My thoughts are not your thoughts, nor are your ways my ways, says the Lord. As high as the heavens are above the earth, so high are my ways above your ways and my thoughts above your thoughts.
I will be honest with you, if I didn’t know the ending to the Gospel parable I would have been on the side of the morning workers. Their complaint resonants with me, it makes sense: “We worked the entire day, laboring through the heat and the sun, and yet you pay us the same as what you give those others who worked for a mere hour? That is not fair!” It seems so obvious that the payment of the workers is not just, is not equitable, that from their perspective our blood starts to boil. Scientists actually tested a similar idea of equitable pay with monkeys. They trained two monkeys to do the same task and expect a reward, and once they were trained they gave one monkey a grape while the second one watched, and then they gave the second one a piece of cucumber; the monkey threw the cucumber at the scientist and started trying to rip open the door of its cage.
So when we hear how the workers are paid, a part of us is like that monkey, frustrated at what we think is injustice… and then the landowner says, “my friend… you agreed to your wage… are you envious because I am generous?” and our eyes are opened. The landowner views his workers as friends! This is not a matter of injustice because the morning workers received what was just! Keep in mind that the landowner was paying them at the end of the day because it was required by the law that daily workers get paid on the day of their work, because they needed that money to survive, one day to the next. The landowner had compassion for the later workers and chose to provide for them. It is the morning workers, instead, that are at fault, because they could not see the other workers and the landowner as friends; they deceived themselves into thinking that their envy was something righteous instead of something sinful.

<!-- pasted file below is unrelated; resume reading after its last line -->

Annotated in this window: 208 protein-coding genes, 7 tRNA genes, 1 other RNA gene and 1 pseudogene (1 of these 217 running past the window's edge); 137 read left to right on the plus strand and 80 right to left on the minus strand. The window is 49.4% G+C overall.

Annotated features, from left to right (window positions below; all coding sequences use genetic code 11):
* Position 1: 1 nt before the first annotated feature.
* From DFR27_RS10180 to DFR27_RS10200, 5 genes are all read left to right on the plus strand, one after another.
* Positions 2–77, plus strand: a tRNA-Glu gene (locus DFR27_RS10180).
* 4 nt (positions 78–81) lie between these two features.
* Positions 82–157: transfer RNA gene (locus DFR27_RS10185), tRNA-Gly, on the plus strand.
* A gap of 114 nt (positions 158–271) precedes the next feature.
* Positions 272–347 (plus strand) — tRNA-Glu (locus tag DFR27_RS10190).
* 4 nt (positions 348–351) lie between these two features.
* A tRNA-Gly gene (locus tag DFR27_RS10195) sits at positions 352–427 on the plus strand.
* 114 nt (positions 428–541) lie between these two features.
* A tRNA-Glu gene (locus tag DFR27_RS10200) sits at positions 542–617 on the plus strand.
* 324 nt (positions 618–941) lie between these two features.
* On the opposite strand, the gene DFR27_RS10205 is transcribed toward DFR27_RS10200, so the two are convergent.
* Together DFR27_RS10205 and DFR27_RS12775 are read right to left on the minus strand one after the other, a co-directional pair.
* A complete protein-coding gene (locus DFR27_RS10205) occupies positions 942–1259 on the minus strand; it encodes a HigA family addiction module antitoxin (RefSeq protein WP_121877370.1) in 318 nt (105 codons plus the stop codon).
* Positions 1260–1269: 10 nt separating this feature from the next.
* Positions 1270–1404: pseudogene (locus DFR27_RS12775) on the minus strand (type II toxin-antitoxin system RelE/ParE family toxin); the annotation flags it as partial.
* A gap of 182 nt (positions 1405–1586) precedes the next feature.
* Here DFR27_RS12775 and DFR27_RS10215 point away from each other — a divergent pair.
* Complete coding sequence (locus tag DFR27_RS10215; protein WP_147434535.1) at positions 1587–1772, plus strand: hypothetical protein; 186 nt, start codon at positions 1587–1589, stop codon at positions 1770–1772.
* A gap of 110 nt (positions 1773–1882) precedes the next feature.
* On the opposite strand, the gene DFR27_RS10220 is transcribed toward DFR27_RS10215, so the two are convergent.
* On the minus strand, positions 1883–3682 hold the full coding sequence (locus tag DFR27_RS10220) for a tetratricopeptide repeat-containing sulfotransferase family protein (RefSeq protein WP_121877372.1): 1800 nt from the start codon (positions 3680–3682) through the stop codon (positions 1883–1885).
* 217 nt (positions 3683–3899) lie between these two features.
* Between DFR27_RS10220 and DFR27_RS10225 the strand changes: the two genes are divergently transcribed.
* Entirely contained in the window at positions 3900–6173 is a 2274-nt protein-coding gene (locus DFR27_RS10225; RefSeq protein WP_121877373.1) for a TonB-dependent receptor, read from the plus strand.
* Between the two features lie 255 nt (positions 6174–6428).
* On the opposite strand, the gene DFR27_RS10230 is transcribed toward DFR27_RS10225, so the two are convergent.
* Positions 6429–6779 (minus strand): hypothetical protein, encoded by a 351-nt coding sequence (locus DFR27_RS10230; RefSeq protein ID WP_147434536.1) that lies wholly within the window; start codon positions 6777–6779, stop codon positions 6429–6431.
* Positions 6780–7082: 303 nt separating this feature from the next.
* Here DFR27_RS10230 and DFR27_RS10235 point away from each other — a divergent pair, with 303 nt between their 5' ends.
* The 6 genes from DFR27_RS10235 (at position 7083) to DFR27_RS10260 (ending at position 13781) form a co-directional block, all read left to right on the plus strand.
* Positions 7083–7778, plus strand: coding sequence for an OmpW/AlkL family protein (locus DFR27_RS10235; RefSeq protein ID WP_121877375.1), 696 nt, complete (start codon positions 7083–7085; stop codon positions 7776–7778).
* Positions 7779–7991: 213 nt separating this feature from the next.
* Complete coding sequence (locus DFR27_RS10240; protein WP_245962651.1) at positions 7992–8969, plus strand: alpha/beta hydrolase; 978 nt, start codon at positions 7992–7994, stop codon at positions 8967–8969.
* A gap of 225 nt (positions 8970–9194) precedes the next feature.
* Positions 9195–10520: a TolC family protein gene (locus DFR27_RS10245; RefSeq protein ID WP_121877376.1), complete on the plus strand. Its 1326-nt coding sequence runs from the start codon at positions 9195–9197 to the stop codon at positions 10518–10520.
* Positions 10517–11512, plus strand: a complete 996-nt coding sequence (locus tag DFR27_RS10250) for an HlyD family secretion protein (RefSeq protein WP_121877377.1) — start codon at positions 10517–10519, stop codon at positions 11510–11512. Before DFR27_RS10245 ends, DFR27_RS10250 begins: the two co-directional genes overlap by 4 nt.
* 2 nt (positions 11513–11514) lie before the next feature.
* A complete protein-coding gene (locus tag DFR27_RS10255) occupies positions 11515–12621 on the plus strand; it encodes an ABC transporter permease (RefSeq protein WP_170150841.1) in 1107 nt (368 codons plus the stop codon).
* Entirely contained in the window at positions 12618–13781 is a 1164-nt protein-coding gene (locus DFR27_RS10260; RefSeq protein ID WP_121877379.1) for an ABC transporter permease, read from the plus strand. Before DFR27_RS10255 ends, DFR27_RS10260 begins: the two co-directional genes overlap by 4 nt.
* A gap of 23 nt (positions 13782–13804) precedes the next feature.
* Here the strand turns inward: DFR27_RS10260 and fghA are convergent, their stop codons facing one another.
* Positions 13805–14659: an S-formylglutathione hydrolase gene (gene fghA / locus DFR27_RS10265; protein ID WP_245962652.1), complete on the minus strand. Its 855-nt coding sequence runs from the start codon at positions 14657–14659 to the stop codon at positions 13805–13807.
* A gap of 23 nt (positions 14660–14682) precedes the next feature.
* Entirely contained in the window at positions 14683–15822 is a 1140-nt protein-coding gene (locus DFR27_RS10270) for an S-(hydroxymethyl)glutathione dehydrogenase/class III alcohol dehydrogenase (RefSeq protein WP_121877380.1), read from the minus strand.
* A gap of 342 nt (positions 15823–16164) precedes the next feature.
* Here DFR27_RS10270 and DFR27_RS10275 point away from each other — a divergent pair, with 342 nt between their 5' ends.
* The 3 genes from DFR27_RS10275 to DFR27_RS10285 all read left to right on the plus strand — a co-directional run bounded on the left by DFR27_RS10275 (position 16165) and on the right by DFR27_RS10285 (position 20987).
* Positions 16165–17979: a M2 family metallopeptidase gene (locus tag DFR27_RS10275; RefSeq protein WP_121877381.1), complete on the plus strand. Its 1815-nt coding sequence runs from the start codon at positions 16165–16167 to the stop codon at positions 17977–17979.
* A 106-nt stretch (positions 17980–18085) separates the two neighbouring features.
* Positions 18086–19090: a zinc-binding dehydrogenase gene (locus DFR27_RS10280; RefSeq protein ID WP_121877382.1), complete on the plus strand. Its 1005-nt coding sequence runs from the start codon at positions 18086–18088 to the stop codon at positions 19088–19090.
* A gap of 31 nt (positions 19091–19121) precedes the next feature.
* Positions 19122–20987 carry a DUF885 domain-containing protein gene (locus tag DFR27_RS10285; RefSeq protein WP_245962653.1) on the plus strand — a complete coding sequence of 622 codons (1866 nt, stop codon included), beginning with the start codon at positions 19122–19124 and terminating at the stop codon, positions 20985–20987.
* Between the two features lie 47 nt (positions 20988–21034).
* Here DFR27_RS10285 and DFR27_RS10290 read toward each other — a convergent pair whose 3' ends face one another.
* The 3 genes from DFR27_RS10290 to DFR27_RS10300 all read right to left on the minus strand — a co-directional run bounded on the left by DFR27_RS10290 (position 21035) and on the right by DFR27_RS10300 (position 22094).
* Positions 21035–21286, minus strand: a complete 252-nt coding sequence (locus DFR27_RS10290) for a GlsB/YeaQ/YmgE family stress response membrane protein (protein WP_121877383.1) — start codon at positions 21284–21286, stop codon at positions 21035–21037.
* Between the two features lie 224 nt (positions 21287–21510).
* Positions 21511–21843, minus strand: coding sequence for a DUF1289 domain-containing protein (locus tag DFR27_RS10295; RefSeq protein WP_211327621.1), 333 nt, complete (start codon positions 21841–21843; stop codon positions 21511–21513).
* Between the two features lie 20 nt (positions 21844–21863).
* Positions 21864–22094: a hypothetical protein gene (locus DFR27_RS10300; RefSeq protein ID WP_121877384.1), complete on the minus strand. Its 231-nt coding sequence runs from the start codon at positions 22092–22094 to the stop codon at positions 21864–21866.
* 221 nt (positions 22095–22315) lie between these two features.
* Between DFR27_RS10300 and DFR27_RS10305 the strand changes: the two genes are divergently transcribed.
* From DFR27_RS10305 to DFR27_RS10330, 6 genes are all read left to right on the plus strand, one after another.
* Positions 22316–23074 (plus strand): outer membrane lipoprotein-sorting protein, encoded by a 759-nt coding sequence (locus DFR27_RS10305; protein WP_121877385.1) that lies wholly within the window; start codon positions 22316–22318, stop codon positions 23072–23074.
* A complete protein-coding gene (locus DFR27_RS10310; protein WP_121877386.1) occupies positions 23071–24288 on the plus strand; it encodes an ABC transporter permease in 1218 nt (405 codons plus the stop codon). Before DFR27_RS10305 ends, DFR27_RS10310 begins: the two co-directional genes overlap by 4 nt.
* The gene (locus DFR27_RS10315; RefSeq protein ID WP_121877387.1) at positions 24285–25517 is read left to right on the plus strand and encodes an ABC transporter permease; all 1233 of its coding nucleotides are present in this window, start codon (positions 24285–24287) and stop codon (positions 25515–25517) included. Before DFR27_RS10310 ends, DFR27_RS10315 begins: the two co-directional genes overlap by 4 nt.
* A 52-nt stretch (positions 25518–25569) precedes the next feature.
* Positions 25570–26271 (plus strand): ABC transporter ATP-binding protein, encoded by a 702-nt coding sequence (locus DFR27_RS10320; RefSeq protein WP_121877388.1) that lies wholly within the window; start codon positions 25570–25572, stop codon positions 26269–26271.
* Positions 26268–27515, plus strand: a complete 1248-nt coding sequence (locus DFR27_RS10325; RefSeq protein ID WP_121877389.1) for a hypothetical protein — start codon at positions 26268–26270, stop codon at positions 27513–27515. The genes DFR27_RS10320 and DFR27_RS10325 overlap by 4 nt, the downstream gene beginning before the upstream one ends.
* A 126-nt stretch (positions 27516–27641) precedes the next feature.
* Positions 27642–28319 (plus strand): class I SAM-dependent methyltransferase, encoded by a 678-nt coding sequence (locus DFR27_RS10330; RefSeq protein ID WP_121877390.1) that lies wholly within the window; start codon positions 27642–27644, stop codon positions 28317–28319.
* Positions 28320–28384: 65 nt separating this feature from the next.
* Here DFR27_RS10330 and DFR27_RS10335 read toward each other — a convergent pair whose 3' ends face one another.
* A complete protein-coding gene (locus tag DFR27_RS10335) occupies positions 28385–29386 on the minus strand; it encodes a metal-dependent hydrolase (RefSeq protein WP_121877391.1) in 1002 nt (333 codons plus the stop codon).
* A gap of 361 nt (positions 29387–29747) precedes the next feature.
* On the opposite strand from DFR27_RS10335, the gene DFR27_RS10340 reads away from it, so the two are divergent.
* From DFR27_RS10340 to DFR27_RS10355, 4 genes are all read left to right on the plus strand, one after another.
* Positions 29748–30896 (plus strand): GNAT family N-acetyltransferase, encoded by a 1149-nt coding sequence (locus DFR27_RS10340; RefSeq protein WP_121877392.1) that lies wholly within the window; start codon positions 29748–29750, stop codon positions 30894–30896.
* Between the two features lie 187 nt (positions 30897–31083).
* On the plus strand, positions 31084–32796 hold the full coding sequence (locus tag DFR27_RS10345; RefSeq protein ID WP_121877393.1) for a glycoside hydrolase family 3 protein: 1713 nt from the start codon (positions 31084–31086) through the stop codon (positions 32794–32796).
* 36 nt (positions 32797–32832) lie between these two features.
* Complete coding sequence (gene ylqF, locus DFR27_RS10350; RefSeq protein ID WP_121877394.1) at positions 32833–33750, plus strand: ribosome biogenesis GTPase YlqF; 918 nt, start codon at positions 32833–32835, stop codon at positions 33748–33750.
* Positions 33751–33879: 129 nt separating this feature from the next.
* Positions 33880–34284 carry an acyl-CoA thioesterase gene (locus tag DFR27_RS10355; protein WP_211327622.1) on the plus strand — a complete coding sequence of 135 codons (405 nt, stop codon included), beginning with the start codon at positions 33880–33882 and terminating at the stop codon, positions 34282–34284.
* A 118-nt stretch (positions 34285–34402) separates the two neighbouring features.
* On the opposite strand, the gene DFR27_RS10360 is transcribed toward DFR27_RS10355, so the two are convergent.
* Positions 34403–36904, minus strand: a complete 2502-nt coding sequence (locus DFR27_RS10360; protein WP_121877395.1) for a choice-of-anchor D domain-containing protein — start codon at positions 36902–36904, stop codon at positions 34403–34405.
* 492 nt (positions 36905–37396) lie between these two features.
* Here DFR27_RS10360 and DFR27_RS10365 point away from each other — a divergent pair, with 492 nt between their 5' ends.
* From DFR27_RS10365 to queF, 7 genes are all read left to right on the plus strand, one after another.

But this is not a parable about income equality or even at its heart about how to treat each other… this is a parable about the kingdom of heaven. The landowner continually goes out during the day to seek more laborers for his vineyard, just as Christ continually seeks us throughout our lives, desiring to make us his own and help him work in the vineyard, help him build up that kingdom. Different people hear and respond to that call to holiness at different times in their life, and in a love above petty envy, the longer we avoid living for Christ the more desperate he becomes to gather us in even at the last hour of our life.
So the meaning of the Gospel depends on who you are. Are you one of those morning workers? Have you been striving after holiness, working to create virtue in your life, and struggling to reject temptations to sin and a false way of life? Then rejoice, because the Lord will treat you justly for the life that you have offered him. And when a lost brother or sister comes to faith, don’t be jealous that they have your reward as well but praise Christ, who rescued your friend from sin and death. Or are you the evening worker? Have you not fully committed yourself to faith and to seeking the will of God in your life? Then as you listen for that call to come into the vineyard, you must learn to be idle. Stop trying to fill your life with empty attachments to things that will pass away, trying to create meaning and purpose for yourself that will never be fulfilling. Stop listening to the desires that this world presents to you, and with your soul set in silence you will hear the call of Christ.
As high as the heavens are above the earth, so high are my ways above your ways and my thoughts above your thoughts.
We should give thanks that the parable did not end as you or I might have written it. We should give thanks that God’s thoughts and ways soar above our own, that justice can at the same time His mercy. May we have the courage the trust in Christ and listen to his call, and together all of us be led to that vineyard and help build the kingdom.
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Homilies are meant to be heard, not read… and part of the Eucharistic liturgy, not words that stand alone. Please remember that no homily is written with this blog in mind.